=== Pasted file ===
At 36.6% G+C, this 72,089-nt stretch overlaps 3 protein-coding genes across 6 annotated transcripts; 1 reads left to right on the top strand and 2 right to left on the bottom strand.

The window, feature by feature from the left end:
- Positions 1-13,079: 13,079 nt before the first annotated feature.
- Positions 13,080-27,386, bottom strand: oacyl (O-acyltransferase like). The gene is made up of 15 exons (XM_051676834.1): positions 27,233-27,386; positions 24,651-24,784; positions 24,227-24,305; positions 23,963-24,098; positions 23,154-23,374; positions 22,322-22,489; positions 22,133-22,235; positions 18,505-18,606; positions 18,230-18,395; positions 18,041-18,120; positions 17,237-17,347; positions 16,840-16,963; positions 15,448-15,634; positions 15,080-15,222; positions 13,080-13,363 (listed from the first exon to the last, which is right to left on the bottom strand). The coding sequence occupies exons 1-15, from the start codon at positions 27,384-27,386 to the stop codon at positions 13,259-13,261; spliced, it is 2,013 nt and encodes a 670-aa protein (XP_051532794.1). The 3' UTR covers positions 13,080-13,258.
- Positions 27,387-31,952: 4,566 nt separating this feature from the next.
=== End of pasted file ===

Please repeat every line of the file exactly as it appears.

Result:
At 36.6% G+C, this 72,089-nt stretch overlaps 3 protein-coding genes across 6 annotated transcripts; 1 reads left to right on the top strand and 2 right to left on the bottom strand.

The window, feature by feature from the left end:
- Positions 1-13,079: 13,079 nt before the first annotated feature.
- Positions 13,080-27,386, bottom strand: oacyl (O-acyltransferase like). The gene is made up of 15 exons (XM_051676834.1): positions 27,233-27,386; positions 24,651-24,784; positions 24,227-24,305; positions 23,963-24,098; positions 23,154-23,374; positions 22,322-22,489; positions 22,133-22,235; positions 18,505-18,606; positions 18,230-18,395; positions 18,041-18,120; positions 17,237-17,347; positions 16,840-16,963; positions 15,448-15,634; positions 15,080-15,222; positions 13,080-13,363 (listed from the first exon to the last, which is right to left on the bottom strand). The coding sequence occupies exons 1-15, from the start codon at positions 27,384-27,386 to the stop codon at positions 13,259-13,261; spliced, it is 2,013 nt and encodes a 670-aa protein (XP_051532794.1). The 3' UTR covers positions 13,080-13,258.
- Positions 27,387-31,952: 4,566 nt separating this feature from the next.